A number of people are apparently ditching their smartphones and moving back to ‘dumb phones’ due to their reliability.
The Financial Times has revealed that there is a small but busy market for cheap, simple and easy to use phones that it’s thought developed in response to smartphones becoming more expensive and complex.
These so called ‘feature phones’ boast none of the complicated features of smartphones and instead come with just a few basic functions such as a music player or access to the internet.
It’s believed that the move to simpler handsets is a reaction to the growing expense of smartphones which are seen as unreliable, easy to break, require daily recharging and are quickly replaced in months by newer ‘must have models’.
Industry experts also claim that there is a growing number of so-called ‘second phoneys’ who are people who use an expensive smartphone during the day, but turn to cheaper devices when they go out in the evening, in an effort to unplug themselves from the internet.
Most phone makers, such as Sony and LG, have already turned their back on more basic phones. But both Microsoft and Samsung are still producing the simple devices every year and although they may only make up two per cent of the global market that’s still an incredible 44 million phones a year.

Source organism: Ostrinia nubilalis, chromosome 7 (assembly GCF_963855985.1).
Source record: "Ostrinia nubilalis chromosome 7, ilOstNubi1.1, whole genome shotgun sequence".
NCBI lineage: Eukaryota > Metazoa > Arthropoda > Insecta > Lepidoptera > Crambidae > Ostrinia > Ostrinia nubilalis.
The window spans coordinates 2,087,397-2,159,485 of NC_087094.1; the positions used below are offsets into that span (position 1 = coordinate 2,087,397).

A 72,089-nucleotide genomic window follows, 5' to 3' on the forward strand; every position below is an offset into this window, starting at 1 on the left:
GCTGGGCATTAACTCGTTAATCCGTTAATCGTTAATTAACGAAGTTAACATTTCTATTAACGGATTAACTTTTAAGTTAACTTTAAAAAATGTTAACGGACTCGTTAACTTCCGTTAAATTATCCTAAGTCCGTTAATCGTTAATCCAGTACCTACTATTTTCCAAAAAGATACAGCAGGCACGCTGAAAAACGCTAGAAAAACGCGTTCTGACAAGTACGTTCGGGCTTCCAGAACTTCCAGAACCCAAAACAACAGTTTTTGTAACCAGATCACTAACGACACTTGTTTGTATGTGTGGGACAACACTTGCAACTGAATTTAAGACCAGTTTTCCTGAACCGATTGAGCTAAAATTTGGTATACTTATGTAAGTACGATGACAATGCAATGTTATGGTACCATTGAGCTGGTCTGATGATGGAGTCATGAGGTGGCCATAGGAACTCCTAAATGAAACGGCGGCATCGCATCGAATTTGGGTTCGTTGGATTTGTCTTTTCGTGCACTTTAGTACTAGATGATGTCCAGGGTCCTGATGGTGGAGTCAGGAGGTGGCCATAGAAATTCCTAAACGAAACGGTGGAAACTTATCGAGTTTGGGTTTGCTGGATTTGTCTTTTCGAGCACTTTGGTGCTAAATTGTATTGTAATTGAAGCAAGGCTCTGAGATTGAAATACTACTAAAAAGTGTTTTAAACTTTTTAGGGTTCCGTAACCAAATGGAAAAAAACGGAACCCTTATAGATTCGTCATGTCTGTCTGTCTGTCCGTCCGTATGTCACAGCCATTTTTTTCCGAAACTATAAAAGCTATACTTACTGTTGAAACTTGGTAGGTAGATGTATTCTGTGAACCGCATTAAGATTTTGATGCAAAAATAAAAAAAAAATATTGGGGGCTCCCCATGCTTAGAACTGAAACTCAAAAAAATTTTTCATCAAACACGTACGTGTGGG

Mr Jeronimo a mobile phones analyst claims that feature phones are more popular in developing markets because of low prices and long battery life.
Using a smartphone in some countries in Africa, for instance, is not an option for many users, as it would require to charge it on a daily basis.
Going back to an old Nokia could be quite good, no more work emails at night, no pressure to stay up-to-date on Facebook and best of all you could play ‘snake’ again.
More of a concept than a journalist, Tom Percival was forged in the bowels of Salford University from which he emerged grasping a Masters in journalism.
Since then his rise has been described by himself as ‘meteoric’ rising to the esteemed rank of Social Editor at UNILAD as well as working at the BBC, Manchester Evening News, and ITV.
He credits his success to three core techniques, name repetition, personality mirroring, and never breaking off a handshake.